I'll start with the bad, because I like to end positive. A lot of it is pretty generic. I'm rarely the horror viewer who looks for "cool kills" but these were largely kind of vanilla, save for one (which I'll get to). The twist is just OK, and it's a nickel they spend early in regards to the antagonistic force and is both works in the sense that the other characters don't know and there is therefore suspense but we are also impatient to see more cool things done with it. The teens are not complete jerks but clearly enough to make them seem like they are punished for their foolhardiness and are thinly drawn. The biggest problem is the enemy is ridiculous looking. Obviously it's an unfortunate intellectually disabled stereotype but even beyond that offense, it's quite broad and silly. Remember the dumb aliens from Star Trek who can only steal other tech? Imagine that, except sillier and slathered in offal.

MV5BZmUxNDg1MGMtNTA0NS00NjU0LTljOGYtNzkzNzAzNTc3ZDg1XkEyXkFqcGdeQXVyMjUyNDk2ODc@._V1_.jpg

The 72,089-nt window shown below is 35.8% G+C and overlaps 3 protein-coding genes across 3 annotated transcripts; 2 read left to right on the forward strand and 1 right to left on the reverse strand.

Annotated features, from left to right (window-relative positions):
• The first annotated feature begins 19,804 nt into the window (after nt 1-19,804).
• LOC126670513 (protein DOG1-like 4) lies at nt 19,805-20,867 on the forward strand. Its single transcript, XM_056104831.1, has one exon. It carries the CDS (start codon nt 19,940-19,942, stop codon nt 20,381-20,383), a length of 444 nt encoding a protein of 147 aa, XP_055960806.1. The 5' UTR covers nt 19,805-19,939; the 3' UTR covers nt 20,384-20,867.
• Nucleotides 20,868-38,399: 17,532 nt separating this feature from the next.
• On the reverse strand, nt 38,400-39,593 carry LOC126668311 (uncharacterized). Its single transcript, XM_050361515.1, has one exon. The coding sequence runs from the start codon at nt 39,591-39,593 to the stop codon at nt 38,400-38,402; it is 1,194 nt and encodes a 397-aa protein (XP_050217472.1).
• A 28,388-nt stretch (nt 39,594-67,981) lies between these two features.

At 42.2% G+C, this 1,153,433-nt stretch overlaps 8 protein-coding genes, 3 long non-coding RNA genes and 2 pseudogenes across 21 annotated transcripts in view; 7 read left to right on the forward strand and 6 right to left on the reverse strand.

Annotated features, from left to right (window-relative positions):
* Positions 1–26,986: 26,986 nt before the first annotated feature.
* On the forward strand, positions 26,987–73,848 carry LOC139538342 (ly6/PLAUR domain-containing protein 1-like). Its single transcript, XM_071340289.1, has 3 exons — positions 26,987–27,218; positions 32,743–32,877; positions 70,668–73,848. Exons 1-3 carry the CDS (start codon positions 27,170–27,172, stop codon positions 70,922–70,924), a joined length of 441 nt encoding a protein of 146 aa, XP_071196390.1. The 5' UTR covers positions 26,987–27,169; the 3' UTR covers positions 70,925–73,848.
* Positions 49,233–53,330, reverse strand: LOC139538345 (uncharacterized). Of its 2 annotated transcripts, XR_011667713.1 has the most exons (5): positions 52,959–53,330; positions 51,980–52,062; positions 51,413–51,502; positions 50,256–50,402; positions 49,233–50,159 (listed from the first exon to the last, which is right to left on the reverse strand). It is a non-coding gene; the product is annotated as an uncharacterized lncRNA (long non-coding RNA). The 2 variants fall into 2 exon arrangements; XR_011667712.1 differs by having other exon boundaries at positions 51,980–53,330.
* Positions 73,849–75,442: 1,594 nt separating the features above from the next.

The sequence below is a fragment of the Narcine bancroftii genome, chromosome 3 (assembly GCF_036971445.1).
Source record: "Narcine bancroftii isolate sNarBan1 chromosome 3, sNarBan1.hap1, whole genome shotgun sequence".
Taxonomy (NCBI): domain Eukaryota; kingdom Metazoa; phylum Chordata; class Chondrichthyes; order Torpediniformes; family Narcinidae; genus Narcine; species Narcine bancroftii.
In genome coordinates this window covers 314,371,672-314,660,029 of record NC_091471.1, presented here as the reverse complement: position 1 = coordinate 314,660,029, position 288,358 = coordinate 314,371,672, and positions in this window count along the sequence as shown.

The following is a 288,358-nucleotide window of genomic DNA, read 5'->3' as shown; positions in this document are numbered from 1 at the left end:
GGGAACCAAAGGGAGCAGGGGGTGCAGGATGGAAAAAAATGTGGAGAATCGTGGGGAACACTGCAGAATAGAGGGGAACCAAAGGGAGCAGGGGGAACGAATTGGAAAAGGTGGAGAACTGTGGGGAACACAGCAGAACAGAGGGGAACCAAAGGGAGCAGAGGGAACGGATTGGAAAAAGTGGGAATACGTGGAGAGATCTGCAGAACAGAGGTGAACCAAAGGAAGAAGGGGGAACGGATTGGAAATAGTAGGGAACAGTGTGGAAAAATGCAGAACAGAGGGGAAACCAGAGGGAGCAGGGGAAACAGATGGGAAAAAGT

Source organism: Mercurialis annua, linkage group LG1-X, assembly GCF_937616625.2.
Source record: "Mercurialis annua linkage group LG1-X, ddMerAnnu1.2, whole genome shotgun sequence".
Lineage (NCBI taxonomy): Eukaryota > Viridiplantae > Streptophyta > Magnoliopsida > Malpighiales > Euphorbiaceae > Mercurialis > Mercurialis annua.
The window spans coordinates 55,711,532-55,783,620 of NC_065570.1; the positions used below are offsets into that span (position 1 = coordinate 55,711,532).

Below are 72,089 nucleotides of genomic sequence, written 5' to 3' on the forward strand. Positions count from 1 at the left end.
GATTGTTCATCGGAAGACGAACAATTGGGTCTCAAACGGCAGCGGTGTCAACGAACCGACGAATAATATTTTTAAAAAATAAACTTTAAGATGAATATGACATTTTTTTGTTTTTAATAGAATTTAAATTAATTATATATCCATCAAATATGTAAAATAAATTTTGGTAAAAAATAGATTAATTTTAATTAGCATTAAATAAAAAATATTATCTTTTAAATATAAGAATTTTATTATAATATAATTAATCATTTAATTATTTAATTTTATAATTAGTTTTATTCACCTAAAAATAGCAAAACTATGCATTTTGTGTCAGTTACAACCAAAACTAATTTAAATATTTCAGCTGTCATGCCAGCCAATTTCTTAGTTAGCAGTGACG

On the good: George Kennedy is in it and he's trying. Like, it's not amazing but he does a decent understated job. It's a bit of a slow burn movie in the middle, which I don't mind. Some of the movie is genuinely suspenseful and I think they have a few tricks they reuse but are still ones other Halloween imitators should have aped (like a protagonist not noticing a corpse made much more obvious to the viewer or having the more threatening action happening in the background of a shot. And the claim of beautifully shot is not wrong, though I think that comes down a little less to the competency of the cinematographer, who did a good job, and more the location scout, who found some beautiful places to film in. And the film doesn't let it go to waste. And finally, the final kill is something I've not seen in a movie before, in which the protagonist beats the villain by jamming her entire arm down his throat until he suffocates to death.